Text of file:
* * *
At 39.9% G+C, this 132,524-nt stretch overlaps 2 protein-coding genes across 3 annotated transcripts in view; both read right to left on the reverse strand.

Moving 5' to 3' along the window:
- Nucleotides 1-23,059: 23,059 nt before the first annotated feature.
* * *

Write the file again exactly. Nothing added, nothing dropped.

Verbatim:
At 39.9% G+C, this 132,524-nt stretch overlaps 2 protein-coding genes across 3 annotated transcripts in view; both read right to left on the reverse strand.

Moving 5' to 3' along the window:
- Nucleotides 1-23,059: 23,059 nt before the first annotated feature.